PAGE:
Obama should be Bill Clinton-like in recognising the political centrality of the economy and also take some lessons from another great Democratic pragmatist: LBJ. While we can all join Anthony Painter in hoping that Afghanistan does not see Obama transformed into Barack B Johnson, Obama should seek to be – pace E. J. Dionne Jr – LBJ-like in terms of working Congress and building up support for his policies amongst Congressmen.

So: insofar as his domestic agenda is concerned, the course which I would recommend to President Obama in 2010 is to reach out to the nation and Congress, particularly colleagues like Warner, through centrist leadership, with a strong focus upon improving America’s economic outlook. This will be the best way to be economical with (indeed, grow) his political capital (which is now dangerously low after the ending of his all too brief honeymoon in the White House). Furthermore, the policies of true radicalism are invariably to be found in policies that are that are the stuff of such leadership, rather than the stuff of Democratic or Republican sacred cows. Essentially, independent voters remain the key demographic (and the biggest threat to Obama being a two term President would come if the Republicans selected a candidate more capable of reaching out to them than someone like Sarah Palin) and the policies which appeal most to these voters are also the policies which will do most to change America in the ways that it should change.

Improvement in America’s economic prospects is a key linkage point between his domestic and international agendas. Niall Ferguson claims that noting that “the yawning US current account deficit was increasingly being financed by Asian central banks, with the Chinese moving into pole position, was, for me at least, the eureka moment of the decade”. He’s right to see this as such a moment and to see this as “the decade that tilted east” and away from the supposed uniploar dominance of the USA.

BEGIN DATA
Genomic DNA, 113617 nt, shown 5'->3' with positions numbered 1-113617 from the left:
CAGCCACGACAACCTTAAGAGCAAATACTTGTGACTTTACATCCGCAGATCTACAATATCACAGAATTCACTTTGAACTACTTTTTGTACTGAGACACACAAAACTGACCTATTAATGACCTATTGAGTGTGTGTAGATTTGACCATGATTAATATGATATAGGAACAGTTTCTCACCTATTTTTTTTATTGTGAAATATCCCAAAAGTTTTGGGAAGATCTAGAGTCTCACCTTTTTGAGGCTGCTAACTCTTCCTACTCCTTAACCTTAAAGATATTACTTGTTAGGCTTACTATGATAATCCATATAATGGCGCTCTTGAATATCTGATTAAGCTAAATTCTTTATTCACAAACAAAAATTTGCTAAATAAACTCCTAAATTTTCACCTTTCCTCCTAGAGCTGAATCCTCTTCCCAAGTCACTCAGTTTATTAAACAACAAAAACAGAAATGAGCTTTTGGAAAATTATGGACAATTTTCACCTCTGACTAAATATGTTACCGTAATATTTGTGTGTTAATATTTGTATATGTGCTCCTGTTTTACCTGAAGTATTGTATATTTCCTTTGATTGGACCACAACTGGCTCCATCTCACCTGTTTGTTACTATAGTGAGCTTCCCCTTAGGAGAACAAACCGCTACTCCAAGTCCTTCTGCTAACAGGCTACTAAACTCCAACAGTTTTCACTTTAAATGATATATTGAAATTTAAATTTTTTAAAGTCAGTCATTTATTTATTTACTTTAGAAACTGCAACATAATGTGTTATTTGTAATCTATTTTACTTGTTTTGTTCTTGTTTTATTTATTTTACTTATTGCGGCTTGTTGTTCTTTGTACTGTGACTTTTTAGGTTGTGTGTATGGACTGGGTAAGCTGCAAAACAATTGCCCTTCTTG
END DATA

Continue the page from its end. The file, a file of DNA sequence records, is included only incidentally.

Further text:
Given that the Chinese are re-cycling the massive trade surplus that they are running against the US to finance the US current account deficit, part of the correction to this – and an end towards which Obama can work with the likes of Warner – is to reduce the Chinese trade surplus by growing American exports. Another part is to control public debt. There are great opportunities for the American (and British) firms that come to satisfy the wants and needs of the rising middle classes of the BRIC economies, who have got rich (or richer) by producing the exports that are the stuff of the trade deficits (and maxed out credit cards, etc) experienced by both the US and the UK.

But the imbalances in the “Chimerica” economy are too substantial to be corrected by the innovations and efforts of American exporters alone. We’ve have all, allegedly, become Keynesians in the past year or so, but while there has been much talk of fiscal stimulus, there has been much less of the deep concern which Keynes had about surplus economies, which lead to the creation of the Bretton Woods system (though, this system did not conform to the plans Keynes actually had).

There is, perhaps, no better indicator of the way the world has changed than that today the relationship between the Chinese economy (running a massive trade surplus) and the American (running a massive trade deficit) directly parallels the relationship between the American (running a massive surplus) and the British (running a massive deficit) at the time in the 1940s when Keynes’ concerns about surplus economies fed into the debate which resulted in Bretton Woods.